How seriously does the U.S. government take computer intrusion? Seriously enough for the threat of foreign hacking to take a prominent role in new rules governing the FBI's national security investigations issued by U.S. Attorney General John Ashcroft this week.
Ashcroft released a new version of the "Guidelines for FBI National Security Investigations and Foreign Intelligence Collection" on Wednesday. The new guidelines, billed as a response to the September 11 terrorist attacks, permit the Bureau to engage in the "proactive collection of information on threats to the national security," displacing an older policy that obliged the FBI to have a specific investigative purpose before collecting information on individuals or groups.
Like the older rules, the new guidelines allow the Attorney General to specify anything as threat to national security at any time. But a few threats are specifically hardcoded into the new rules: terrorism, espionage, sabotage, political assassination, and "foreign computer intrusion."
The latter is defined as "the use or attempted use of any cyber-activity or other means by, for, or on behalf of a foreign power to scan, probe, or gain unauthorized access into one or more U.S.-based computers."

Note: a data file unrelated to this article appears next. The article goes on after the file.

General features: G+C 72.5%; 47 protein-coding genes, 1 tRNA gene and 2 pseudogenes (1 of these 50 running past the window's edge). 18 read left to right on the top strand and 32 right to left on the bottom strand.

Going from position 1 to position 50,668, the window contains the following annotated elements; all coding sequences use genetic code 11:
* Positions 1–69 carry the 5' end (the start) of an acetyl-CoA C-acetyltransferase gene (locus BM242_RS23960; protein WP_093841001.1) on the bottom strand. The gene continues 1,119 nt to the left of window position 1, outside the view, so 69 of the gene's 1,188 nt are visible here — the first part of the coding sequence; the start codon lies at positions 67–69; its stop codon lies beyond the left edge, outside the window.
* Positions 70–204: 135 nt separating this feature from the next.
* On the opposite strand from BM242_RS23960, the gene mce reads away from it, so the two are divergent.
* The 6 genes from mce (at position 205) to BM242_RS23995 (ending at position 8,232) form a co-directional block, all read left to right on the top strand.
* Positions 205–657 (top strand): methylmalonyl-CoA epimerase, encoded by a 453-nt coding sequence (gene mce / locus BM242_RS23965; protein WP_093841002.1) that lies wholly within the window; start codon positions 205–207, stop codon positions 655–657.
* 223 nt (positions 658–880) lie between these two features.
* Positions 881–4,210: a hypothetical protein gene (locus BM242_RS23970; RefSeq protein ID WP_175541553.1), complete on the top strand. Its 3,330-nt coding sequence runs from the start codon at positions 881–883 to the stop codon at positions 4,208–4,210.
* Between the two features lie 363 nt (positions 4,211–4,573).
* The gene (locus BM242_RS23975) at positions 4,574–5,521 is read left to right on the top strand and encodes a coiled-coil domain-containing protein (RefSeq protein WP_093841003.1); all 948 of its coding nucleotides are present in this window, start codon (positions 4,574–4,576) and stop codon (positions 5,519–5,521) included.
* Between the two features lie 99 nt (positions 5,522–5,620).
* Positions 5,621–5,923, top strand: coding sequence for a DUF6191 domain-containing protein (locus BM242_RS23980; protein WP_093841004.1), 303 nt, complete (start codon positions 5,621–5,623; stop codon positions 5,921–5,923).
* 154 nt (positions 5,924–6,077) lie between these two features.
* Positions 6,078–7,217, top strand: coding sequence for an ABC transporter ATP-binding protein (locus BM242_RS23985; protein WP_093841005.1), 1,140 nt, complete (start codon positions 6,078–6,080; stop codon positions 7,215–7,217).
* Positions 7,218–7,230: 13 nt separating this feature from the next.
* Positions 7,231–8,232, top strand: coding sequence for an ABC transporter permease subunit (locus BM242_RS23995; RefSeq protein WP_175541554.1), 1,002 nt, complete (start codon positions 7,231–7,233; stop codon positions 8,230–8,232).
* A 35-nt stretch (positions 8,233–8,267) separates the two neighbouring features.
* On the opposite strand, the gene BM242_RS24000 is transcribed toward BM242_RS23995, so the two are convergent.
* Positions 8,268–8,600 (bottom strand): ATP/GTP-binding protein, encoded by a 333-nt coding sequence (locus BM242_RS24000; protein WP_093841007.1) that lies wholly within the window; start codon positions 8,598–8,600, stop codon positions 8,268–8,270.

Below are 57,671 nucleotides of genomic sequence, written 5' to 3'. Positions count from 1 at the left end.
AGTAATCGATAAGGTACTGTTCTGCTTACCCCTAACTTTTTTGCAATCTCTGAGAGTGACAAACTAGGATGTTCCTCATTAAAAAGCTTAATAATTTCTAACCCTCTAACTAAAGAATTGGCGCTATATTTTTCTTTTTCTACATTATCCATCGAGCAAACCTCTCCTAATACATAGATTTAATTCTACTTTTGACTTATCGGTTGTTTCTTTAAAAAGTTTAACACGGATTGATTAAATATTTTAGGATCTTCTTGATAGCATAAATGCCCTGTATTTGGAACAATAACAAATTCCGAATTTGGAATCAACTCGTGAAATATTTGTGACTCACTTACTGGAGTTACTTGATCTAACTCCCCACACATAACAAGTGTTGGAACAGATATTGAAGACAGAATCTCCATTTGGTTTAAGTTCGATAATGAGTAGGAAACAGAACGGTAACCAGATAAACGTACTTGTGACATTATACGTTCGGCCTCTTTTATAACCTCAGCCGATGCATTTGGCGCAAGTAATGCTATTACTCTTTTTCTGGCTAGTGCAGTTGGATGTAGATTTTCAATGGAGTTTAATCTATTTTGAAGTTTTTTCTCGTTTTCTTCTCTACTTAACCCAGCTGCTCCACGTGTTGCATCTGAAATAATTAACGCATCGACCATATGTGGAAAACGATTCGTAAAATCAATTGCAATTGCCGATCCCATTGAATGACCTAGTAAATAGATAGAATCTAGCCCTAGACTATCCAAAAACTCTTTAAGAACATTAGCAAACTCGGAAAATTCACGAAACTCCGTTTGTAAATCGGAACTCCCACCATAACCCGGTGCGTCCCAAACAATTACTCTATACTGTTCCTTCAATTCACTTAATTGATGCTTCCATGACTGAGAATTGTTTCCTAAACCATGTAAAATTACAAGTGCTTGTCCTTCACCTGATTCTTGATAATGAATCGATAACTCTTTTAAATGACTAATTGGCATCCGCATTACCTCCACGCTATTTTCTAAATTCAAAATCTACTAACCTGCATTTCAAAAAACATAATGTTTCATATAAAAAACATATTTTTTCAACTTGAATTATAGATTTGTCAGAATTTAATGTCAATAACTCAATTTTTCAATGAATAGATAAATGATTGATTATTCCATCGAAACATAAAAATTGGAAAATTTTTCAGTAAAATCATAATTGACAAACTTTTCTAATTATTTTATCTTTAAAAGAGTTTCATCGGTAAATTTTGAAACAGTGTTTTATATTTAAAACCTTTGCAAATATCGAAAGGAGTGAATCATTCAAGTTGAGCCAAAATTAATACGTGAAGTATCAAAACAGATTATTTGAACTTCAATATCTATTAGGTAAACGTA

The language is broader than a similar issue that debuted on the FBI's National Security List in 1995, when then-Attorney General Janet Reno added the "targeting of the national information infrastructure" to the list of threats, citing a danger of espionage or sabotage against U.S. systems by foreign powers.
So far, there have been no confirmed cases of state-sponsored hacking into U.S. computers. But an investigation into a series of sophisticated cyber attacks on Defense Department and university networks beginning in 1998 led investigators to a dead-end at the Russian Academy of Sciences in Moscow, prompting some officials to conclude that the intrusions were supported by the Russian government. The case, code named "Moonlight Maze" at the time, is reportedly still under investigation.